Cromwell room has Turtle Power, Elvis and couch

Names: Kyle Lopinto, history major/art minor, and John Francione, interactive multimedia major

Space: Cromwell Hall

A trip to this sophomore domicile is like visiting the basement of your childhood home. Strewn with found objects and memorabilia from cartoons, movies and video games that you might remember fondly from elementary school and beyond, Francione and Lopinto have created a distinctive and comfortable space for themselves and their friends.

One of the most impressive features of the room is that they managed to fit in a cushy, blue couch that is exactly the sort that you would find in your parents’ house.

These students salvaged the couch when Lopinto’s dad was about to throw it out. Now located in a space where it is properly appreciated, the couch also lends to the room’s homey atmosphere.

The two often sit on the couch when they play old school Nintendo or Playstation on their large screen television. Lopinto said he is a “big fan of Mario World.” On top of the set is a miniature Van de Graaf generator, one of those hair-raising, electrostatic-generating orbs that many students have probably encountered in their physics classes (or at Hot Topic). On the floor below, a brown bowling ball makes its place as an inexplicable fixture.

The walls are intriguing in that they are covered with items that reflect their individual senses of humor, but which are often indecipherable to outsiders. Postings include a newspaper-clipped photo of President Bush and the Queen of England, an excerpt from a short story by Charles Bukowski, a miniature manifesto by a roommate’s disgruntled girlfriend, which begins: “This bathroom is absolutely disgusting,” and a framed Power Rangers poster that they found in a thrift store. In short, anything deemed “funny” will find its way onto the walls.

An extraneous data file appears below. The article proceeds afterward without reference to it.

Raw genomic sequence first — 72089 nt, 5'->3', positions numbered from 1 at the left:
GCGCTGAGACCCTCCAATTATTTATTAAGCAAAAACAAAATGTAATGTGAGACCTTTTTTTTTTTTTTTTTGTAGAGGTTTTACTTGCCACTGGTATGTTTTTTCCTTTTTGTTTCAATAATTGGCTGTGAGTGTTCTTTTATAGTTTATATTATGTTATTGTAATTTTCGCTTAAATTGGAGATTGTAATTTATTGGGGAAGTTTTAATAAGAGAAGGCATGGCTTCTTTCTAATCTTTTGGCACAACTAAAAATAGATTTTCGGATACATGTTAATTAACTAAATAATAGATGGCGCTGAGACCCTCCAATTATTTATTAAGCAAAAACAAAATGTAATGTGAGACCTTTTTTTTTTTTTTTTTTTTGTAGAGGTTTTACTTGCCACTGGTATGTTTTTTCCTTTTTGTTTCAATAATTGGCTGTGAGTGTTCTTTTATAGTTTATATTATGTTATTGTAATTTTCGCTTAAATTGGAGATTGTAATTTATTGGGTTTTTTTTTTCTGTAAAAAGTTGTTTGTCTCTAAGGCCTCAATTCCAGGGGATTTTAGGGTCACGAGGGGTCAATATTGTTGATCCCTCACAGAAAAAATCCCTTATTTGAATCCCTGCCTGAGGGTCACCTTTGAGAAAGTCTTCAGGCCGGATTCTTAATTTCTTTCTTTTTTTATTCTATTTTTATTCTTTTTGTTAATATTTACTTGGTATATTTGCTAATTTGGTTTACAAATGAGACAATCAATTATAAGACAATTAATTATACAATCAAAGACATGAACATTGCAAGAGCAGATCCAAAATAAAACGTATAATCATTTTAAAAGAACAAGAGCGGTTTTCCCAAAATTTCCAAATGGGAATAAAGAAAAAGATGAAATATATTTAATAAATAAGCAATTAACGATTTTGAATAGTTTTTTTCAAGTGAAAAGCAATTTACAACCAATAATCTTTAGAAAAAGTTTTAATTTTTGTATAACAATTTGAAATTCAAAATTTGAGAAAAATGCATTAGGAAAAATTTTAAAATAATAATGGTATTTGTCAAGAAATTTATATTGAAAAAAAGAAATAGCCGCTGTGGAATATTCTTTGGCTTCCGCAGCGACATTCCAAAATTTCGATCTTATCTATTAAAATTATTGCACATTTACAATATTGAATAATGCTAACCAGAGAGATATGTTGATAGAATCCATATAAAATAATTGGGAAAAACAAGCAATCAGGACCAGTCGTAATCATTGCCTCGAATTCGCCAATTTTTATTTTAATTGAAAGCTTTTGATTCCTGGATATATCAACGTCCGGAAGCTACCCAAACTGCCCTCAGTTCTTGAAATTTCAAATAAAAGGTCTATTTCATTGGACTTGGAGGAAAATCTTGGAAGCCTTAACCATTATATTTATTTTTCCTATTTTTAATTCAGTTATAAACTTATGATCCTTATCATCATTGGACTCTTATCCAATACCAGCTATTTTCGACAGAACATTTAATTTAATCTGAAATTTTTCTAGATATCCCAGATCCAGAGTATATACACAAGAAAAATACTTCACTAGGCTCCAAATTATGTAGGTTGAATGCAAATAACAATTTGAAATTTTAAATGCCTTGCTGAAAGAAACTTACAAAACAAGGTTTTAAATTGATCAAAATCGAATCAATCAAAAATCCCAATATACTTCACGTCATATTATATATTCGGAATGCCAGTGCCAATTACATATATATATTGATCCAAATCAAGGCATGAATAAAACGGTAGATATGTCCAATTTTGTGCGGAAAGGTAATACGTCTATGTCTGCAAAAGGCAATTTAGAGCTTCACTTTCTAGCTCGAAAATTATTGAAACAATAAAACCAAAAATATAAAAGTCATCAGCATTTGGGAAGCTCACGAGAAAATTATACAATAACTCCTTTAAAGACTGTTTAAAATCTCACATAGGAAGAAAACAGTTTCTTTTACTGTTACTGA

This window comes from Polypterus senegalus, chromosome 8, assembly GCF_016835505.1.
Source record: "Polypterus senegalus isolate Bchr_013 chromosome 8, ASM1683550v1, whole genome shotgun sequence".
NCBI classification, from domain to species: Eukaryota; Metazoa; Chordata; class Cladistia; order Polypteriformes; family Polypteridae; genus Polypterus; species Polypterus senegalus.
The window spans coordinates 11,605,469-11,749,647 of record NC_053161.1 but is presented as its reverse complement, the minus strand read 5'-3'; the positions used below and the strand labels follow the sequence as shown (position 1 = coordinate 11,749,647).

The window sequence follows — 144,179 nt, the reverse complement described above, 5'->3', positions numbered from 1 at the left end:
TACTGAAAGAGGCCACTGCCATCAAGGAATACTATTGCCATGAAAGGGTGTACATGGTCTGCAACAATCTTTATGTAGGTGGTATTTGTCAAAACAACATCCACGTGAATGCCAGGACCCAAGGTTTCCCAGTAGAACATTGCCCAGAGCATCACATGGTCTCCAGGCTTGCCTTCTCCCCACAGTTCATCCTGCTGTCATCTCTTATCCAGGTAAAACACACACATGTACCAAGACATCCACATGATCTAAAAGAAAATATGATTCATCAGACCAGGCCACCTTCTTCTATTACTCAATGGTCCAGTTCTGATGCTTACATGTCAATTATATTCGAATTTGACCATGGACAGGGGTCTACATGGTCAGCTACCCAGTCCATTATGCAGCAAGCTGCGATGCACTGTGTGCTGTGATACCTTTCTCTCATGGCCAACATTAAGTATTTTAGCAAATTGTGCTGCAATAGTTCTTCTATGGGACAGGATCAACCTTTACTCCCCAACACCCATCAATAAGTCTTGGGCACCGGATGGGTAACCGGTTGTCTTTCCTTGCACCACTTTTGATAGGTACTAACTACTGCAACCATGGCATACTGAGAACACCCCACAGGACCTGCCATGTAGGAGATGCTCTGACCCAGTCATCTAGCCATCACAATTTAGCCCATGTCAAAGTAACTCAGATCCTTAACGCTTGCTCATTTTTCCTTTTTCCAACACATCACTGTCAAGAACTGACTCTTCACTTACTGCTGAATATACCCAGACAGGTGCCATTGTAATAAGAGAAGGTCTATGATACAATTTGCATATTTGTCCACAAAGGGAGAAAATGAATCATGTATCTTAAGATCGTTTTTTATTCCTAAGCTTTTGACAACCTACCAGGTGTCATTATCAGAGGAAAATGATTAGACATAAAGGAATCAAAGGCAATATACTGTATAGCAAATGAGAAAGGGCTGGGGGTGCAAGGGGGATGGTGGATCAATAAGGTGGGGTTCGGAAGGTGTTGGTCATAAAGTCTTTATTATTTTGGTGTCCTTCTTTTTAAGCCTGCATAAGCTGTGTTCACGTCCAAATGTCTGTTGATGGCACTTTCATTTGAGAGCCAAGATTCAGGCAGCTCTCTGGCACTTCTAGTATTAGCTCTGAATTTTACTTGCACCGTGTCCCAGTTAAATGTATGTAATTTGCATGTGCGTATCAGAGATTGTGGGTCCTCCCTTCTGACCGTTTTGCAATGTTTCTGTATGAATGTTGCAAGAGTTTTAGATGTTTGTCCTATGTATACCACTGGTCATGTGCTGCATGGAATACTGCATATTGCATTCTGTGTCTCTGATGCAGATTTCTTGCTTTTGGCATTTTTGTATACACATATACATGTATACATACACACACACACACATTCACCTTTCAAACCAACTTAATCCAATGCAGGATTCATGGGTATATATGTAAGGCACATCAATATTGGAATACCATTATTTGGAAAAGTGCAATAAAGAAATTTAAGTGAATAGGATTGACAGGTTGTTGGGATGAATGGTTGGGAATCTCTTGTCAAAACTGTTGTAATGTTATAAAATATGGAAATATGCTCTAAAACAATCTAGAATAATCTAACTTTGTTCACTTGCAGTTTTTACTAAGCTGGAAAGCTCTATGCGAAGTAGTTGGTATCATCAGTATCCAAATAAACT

A glance upwards removes the last shred of potential normalcy from the room. Taped on the ceiling are the mystifying words “Fartlo Jr” and “Po Ta Toes,” which even glow when a black light is turned on.

More run of the mill are a smattering of glow in the dark stars, which also grace other random articles of furniture, such as the bunk beds and the TV.

A mobile-like object constructed from wire and the twigs of a dead tree hangs by the window. Dangling from it are BeeBop, Master Shredder’s pig-faced henchman from the Teenage Mutant Ninja Turtles series, an Elvis Christmas ornament and a “Homie,” one of a collection of tiny, whimsical, “urban” figurines that are often sold in supermarket vending machines.

Other figurines such as Treebeard, the tree-like monster from “The Lord of the Rings” and an action figure from “Evil Dead” can be found on Francione’s and Lopinto’s shelves, respectively.

Lopinto also displays a small, painted cow with a white face on the windowsill. He has enjoyed painting the Christmas gift from a friend in his spare time.